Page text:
It has come to my attention, or should I say, realization that most of the trees on my street will be removed to make room for a more “efficient” species.

I live on 2nd Avenue in Atlantic Highlands.  For some time I’ve heard that the town was planning to repave the street and replace the sidewalks.  This is a good thing, I thought.  What I didn’t know until last night (for certain) was that all but three of the 20 trees on my one small block will be removed to do so.  Why I asked?  Did an arborist say that they were unhealthy or a danger?  I do understand that some of them needed to be removed for that reason.  However, I had no idea of the severity of this plan.  Some of the trees are historical to the town. The majority of them provide great shade and ambiance to our quaint little street and town. Not to mention the environmental benefit they provide and the fact that they help reduce the extremely ugly view of the electrical wires.

How could this be? How is it that something of that magnitude and that would have that much impact not be public knowledge?  Sure, there were council meetings to discuss the road work plans but I don’t ever recall any official confirmation to the rumors that most of the trees would be taken down.  I’ve lived in the town for many years now and don’t recall this happening to any other street.  In fairness, there is a plan to replace the trees with a more ornamental variety. But these certainly will not have the grandeur or benefits that many of the existing trees have.  Why are we so quick to remove rather than maintain? Is there a cost benefit to removing a tree rather that applying the proper pruning or upkeep?  I don’t believe so.  Just because something is “old” doesn’t make it bad, does it?


Please don’t misinterpret this letter, as my intent in not to criticize the committed citizens of Atlantic Highlands.  Many of whom give up their personal time toward the betterment of our town. In fairness to the Atlantic Highlands Shade Tree Commission, I have to say, I have no idea how they do what their able to do with the small budget they receive.  Having served on this committee in the past I know how committed and caring these volunteers are toward the replanting and upkeep of the town’s trees. Nor, am I trying to criticize the time and planning that the Borough put into this street plan.  But, until last night, when I spoke out during the Shade Tree meeting of my concerns, I don’t believe that anyone realized the full impact this was going to have on the residents of 2nd Avenue.  But it’s more than just this one tiny block that will be impacted.  They’re planning the same for 6th Avenue, and how many more after that?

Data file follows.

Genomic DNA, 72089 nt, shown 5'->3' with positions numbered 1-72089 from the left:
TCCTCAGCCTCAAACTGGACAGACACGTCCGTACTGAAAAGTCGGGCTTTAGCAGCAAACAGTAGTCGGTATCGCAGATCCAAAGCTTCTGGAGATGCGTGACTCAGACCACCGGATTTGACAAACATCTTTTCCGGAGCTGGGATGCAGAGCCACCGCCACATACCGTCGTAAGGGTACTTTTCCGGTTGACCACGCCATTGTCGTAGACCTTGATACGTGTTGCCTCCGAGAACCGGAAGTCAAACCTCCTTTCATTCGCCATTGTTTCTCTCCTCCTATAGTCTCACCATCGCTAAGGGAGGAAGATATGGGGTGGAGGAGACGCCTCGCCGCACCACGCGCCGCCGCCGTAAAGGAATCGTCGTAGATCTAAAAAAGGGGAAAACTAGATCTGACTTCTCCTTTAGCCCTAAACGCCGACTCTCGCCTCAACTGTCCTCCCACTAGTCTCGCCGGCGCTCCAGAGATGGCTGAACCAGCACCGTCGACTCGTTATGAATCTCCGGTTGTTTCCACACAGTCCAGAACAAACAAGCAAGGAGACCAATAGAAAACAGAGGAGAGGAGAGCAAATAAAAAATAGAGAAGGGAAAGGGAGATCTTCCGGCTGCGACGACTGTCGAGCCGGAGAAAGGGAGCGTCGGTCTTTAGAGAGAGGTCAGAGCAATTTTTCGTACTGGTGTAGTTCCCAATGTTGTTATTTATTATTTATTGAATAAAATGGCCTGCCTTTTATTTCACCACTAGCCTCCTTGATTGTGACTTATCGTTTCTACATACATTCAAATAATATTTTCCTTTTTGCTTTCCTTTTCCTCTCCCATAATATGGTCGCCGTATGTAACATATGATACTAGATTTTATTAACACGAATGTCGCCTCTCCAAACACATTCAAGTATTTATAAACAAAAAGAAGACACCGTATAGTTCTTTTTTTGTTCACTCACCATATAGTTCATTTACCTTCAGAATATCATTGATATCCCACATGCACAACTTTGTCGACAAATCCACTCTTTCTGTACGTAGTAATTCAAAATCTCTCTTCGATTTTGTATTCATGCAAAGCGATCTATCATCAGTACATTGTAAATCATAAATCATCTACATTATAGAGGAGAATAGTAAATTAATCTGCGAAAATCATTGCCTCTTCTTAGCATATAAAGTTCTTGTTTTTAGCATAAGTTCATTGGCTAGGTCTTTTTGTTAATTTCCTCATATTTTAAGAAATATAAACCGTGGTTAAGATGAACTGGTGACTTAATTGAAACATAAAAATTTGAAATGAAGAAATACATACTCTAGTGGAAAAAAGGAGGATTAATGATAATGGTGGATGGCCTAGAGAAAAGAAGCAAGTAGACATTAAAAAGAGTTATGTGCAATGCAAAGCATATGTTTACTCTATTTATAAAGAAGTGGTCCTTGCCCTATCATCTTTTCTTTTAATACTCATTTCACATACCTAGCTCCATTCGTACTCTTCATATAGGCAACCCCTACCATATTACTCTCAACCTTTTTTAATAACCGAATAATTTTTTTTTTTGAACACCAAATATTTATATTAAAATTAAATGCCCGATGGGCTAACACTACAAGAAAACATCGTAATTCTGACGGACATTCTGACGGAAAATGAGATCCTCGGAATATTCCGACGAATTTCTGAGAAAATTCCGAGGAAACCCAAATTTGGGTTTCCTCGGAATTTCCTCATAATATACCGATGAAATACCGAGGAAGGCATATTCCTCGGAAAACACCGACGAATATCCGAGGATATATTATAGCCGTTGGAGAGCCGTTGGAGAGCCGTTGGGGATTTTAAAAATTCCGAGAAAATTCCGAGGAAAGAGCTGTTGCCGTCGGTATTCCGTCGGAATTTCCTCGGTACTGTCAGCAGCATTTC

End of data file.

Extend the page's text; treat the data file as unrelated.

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Jackson Pines and Cranston Dean in residency at Langosta Lounge in Asbury Park
Jackson Pines and Cranston Dean at Langosta

My hope is that the town will come up with a better plan than just taking out all of the old and putting in the new.  After all, part of the allure of our town is its age and the aestetics that the trees, historical homes and buildings provide.  I keep hearing about the potential danger that many of the street trees present.  If that’s the case, I would think that the maintenance of the trees would be a priority, not an after thought.  Perhaps we can look at spending less on some other amenities and use that money towards a more aggressive tree maintenance program.

I plan on going to the town council meeting tonight at 7:00 p.m. to express my concerns.  I’m sure that not everyone will be in agreement. Some will say that the danger outweighs the environmental or aesthetic benefit that the street trees provide.  Everyone has the right to their opinion. If they agree, I hope that many of my neighbors will also come, not only the citizens of 2nd and 6th, but anyone who is concerned about the future of our street trees.

See street plan for 2nd Avenue

Unless someone like you…cares a whole awful lot…nothing is going to get better…It’s not.”  “The Lorax” by Dr. Seuss



Jacque Dean
Atlantic Highlands, NJ


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Allan Dean

Allan Dean is editor, publisher, and founder of the Atlantic Highlands Herald. Published since 1999 and selected in 2000 by the Borough of Atlantic Highlands as one of their official newspapers, making...